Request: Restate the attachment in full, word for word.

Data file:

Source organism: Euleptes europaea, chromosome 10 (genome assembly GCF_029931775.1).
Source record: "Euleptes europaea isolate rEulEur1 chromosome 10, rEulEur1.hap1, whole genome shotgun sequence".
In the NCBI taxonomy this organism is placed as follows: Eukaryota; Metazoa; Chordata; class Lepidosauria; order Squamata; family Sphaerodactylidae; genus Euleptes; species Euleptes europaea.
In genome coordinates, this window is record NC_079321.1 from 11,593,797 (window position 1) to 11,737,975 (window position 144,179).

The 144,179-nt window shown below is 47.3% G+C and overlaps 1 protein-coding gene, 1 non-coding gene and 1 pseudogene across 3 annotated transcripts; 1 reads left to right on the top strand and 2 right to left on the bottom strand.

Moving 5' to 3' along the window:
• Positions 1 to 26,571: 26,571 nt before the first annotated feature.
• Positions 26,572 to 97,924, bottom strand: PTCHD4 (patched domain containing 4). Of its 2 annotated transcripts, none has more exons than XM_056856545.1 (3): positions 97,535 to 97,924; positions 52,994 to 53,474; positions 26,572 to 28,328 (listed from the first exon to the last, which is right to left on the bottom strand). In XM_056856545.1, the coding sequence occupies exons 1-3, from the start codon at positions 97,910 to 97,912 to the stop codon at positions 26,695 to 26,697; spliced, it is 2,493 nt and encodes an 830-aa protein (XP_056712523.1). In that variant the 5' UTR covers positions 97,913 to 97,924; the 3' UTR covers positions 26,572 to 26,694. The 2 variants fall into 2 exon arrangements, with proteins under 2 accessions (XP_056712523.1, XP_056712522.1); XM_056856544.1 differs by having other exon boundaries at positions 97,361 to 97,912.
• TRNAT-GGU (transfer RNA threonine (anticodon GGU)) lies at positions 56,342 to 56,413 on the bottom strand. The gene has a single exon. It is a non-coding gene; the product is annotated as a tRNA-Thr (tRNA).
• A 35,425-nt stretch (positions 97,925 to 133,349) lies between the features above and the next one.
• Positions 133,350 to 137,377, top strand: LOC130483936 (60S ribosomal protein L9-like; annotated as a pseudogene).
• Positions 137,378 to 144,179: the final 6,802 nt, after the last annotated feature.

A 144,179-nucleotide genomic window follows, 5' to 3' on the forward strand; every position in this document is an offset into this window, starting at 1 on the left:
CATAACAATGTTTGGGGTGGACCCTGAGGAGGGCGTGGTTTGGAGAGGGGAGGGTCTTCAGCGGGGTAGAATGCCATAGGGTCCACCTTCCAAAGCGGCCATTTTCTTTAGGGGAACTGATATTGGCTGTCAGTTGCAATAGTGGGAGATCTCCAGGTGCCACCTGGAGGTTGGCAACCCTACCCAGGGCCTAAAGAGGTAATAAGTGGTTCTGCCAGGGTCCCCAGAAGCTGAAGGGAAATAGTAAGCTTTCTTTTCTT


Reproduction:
Source organism: Euleptes europaea, chromosome 10 (genome assembly GCF_029931775.1).
Source record: "Euleptes europaea isolate rEulEur1 chromosome 10, rEulEur1.hap1, whole genome shotgun sequence".
In the NCBI taxonomy this organism is placed as follows: Eukaryota; Metazoa; Chordata; class Lepidosauria; order Squamata; family Sphaerodactylidae; genus Euleptes; species Euleptes europaea.
In genome coordinates, this window is record NC_079321.1 from 11,593,797 (window position 1) to 11,737,975 (window position 144,179).

The 144,179-nt window shown below is 47.3% G+C and overlaps 1 protein-coding gene, 1 non-coding gene and 1 pseudogene across 3 annotated transcripts; 1 reads left to right on the top strand and 2 right to left on the bottom strand.

Moving 5' to 3' along the window:
• Positions 1 to 26,571: 26,571 nt before the first annotated feature.
• Positions 26,572 to 97,924, bottom strand: PTCHD4 (patched domain containing 4). Of its 2 annotated transcripts, none has more exons than XM_056856545.1 (3): positions 97,535 to 97,924; positions 52,994 to 53,474; positions 26,572 to 28,328 (listed from the first exon to the last, which is right to left on the bottom strand). In XM_056856545.1, the coding sequence occupies exons 1-3, from the start codon at positions 97,910 to 97,912 to the stop codon at positions 26,695 to 26,697; spliced, it is 2,493 nt and encodes an 830-aa protein (XP_056712523.1). In that variant the 5' UTR covers positions 97,913 to 97,924; the 3' UTR covers positions 26,572 to 26,694. The 2 variants fall into 2 exon arrangements, with proteins under 2 accessions (XP_056712523.1, XP_056712522.1); XM_056856544.1 differs by having other exon boundaries at positions 97,361 to 97,912.
• TRNAT-GGU (transfer RNA threonine (anticodon GGU)) lies at positions 56,342 to 56,413 on the bottom strand. The gene has a single exon. It is a non-coding gene; the product is annotated as a tRNA-Thr (tRNA).
• A 35,425-nt stretch (positions 97,925 to 133,349) lies between the features above and the next one.
• Positions 133,350 to 137,377, top strand: LOC130483936 (60S ribosomal protein L9-like; annotated as a pseudogene).
• Positions 137,378 to 144,179: the final 6,802 nt, after the last annotated feature.

A 144,179-nucleotide genomic window follows, 5' to 3' on the forward strand; every position in this document is an offset into this window, starting at 1 on the left:
CATAACAATGTTTGGGGTGGACCCTGAGGAGGGCGTGGTTTGGAGAGGGGAGGGTCTTCAGCGGGGTAGAATGCCATAGGGTCCACCTTCCAAAGCGGCCATTTTCTTTAGGGGAACTGATATTGGCTGTCAGTTGCAATAGTGGGAGATCTCCAGGTGCCACCTGGAGGTTGGCAACCCTACCCAGGGCCTAAAGAGGTAATAAGTGGTTCTGCCAGGGTCCCCAGAAGCTGAAGGGAAATAGTAAGCTTTCTTTTCTT